Russian Volunteer Troops Will Soon Hit The Ground In Syria

Russian Volunteer Troops Will Soon Hit The Ground In Syria

Russia’s involvement in the Syrian war continues to intensify as Russian officials indicate that “voluntary” ground troops will soon enter the region to complement the current airstrikes. The increasing number of Russian airstrikes continue to anger the United States and its allies in the Syrian conflict, especially after a Russian warplane invaded Turkey’s airspace over the weekend.

The addition of Russian ground troops severely compromises Turkey’s goal of creating a “safe zone” along the Turkey-Syria border where Syrian refugees could return in the future.

Russian officials point out that such volunteers “cannot be stopped.”

Both Russia and Iran have ramped up their efforts to support Syrian President Bashar al-Assad. By attacking Syrian groups that wish to remove al-Assad from office, Russia is effectively waging battles against groups backed and supported by the United States, Turkey and their allies. Several rebel factions who oppose al-Assad released a statement Monday that Russia’s “brutal occupation has cut the road to any political solution.”

Russia’s escalation of its military efforts in the region is happening simultaneously as the United States increases its efforts to thwart ISIS militant groups. Although both countries seek to destroy ISIS, the two differ in their definition of “terrorists.” Russia has stated that in addition to fighting ISIS, it is also attacking several rebel groups fighting al-Assad. Therein lies a major problem.

With respect to the Russian jet that flew over Turkish airspace, Turkish fighter jets quickly intercepted the warplane and escorted it out of the country. NATO issued a stern warning to Russia as the United States urgently consulted with Turkey.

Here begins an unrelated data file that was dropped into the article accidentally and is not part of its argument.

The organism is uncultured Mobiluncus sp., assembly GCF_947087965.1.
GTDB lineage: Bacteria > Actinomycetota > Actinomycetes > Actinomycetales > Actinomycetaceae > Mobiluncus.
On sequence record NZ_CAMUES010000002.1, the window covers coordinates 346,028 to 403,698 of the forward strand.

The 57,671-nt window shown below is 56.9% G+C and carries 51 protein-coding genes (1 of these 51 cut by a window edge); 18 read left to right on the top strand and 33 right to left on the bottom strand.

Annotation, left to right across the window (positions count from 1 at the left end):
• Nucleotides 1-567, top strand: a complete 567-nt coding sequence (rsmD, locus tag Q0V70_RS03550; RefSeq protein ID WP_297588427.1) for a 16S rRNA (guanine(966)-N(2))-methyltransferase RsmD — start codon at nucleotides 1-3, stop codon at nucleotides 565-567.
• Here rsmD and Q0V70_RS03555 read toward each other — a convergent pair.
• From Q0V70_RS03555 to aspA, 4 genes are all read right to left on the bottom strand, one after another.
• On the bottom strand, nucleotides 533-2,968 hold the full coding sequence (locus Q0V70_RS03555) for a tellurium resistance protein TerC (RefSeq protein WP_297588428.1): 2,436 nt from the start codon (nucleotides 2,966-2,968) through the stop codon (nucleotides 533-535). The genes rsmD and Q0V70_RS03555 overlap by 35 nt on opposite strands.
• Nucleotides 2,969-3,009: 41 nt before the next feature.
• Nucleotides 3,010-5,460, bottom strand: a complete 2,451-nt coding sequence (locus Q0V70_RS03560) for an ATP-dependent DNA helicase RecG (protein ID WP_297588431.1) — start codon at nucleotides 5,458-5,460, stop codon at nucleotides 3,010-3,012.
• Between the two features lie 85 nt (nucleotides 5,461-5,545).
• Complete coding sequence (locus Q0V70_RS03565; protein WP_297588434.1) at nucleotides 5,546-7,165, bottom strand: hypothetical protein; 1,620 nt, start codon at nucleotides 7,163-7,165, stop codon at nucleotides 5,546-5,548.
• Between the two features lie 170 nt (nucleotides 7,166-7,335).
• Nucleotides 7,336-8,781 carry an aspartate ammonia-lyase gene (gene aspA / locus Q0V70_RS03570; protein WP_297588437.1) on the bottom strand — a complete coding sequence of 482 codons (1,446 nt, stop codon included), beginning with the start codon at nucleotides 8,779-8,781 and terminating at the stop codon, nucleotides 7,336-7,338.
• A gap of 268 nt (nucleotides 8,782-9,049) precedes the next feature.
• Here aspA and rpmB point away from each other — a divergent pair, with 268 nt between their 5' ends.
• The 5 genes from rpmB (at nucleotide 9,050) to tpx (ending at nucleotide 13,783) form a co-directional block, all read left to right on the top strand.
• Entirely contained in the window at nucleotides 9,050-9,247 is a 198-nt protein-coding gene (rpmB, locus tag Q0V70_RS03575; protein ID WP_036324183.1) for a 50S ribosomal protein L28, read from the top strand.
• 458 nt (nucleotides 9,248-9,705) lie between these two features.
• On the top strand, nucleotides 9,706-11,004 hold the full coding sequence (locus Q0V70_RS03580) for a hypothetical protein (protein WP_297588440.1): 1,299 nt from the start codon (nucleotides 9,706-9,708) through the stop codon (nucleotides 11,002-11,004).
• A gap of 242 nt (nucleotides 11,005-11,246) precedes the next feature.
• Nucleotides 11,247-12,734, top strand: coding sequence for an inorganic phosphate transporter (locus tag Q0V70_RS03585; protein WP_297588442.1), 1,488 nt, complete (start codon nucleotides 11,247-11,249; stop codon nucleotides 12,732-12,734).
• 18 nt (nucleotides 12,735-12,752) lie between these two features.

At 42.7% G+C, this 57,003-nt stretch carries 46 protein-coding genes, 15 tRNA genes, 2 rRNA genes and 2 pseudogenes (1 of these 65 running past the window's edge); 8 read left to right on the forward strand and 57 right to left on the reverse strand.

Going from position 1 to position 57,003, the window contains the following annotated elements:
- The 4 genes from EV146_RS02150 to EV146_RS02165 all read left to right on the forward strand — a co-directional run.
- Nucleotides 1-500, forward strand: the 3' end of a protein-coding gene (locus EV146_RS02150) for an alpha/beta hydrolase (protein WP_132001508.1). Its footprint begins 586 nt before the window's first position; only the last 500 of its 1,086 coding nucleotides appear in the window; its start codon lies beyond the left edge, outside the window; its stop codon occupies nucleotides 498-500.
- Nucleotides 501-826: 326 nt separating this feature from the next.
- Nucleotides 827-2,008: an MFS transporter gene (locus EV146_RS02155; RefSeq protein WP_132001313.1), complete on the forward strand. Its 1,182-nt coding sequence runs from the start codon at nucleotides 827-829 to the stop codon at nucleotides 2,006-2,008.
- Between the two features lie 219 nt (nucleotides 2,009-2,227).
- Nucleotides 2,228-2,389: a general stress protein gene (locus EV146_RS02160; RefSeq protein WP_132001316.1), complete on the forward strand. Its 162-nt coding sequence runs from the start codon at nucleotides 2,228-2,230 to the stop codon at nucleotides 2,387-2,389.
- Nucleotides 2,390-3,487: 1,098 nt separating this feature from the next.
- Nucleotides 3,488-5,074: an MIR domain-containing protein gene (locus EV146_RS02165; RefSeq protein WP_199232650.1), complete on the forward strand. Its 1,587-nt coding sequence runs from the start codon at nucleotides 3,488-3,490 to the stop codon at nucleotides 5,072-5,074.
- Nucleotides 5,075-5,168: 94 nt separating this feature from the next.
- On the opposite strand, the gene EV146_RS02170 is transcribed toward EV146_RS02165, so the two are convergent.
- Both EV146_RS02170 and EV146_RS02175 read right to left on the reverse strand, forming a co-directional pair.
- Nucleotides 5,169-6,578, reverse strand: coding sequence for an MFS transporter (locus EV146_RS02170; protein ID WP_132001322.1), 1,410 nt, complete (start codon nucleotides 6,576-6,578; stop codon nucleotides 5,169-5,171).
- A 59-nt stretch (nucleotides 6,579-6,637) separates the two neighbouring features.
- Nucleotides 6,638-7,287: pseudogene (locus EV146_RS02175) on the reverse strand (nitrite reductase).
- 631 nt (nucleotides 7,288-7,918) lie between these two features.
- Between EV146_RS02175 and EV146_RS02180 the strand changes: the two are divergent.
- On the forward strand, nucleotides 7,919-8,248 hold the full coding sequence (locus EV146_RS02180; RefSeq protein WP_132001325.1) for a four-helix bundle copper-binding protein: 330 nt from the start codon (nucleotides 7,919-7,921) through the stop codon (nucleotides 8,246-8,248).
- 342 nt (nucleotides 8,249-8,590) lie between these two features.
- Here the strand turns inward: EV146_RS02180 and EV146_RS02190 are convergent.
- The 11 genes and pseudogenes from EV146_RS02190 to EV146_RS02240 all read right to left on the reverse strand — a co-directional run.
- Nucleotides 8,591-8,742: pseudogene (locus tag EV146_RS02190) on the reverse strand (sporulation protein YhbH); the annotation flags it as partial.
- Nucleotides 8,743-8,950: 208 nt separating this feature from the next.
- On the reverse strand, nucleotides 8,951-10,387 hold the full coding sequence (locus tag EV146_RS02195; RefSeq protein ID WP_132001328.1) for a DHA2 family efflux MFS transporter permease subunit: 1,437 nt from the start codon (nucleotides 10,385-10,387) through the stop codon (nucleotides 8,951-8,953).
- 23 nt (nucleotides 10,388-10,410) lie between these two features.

NATO’s secretary general Jens Stoltenberg stated that Russia’s “mistake” was “an unacceptable violation” of Turkish airspace and that “Russia’s actions are not contributing to the security and stability of the region.”

One American official opined that, “I don’t believe this was an accident. Along with quite a bit of Russia’s behavior, this just affirms our deep concern over what they’re doing,” and that Russia’s behavior “raises questions about basic safe conduct in the skies.”

Another official called Russia’s behavior “deliberately provocative.”

Turkey’s President Recep Erdogan echoes these sentiments and told reporters over the weekend that, “The steps Russia is taking and the bombing campaign in Syria are quite unacceptable to Turkey. Unfortunately, Russia is making a grave mistake.”

Turkey’s Prime Minister Ahmet Davutoglu indicated that Russia said its violation of Turkish airspace was a mistake and that it would not happen again. Davutoglu told reporters that, “I should express it clearly, even if it is Syria, Russia or any other country’s planes, Turkey’s military engagement rules are valid for all.”

Despite all the warnings, Russia does not indicate any willingness to back down. Russian official Andrei Kartapolov told reporters that, “Our airstrikes will not only continue, but grow in intensity.”

It remains to be seen how the the world’s two biggest superpowers will resolve their differences.

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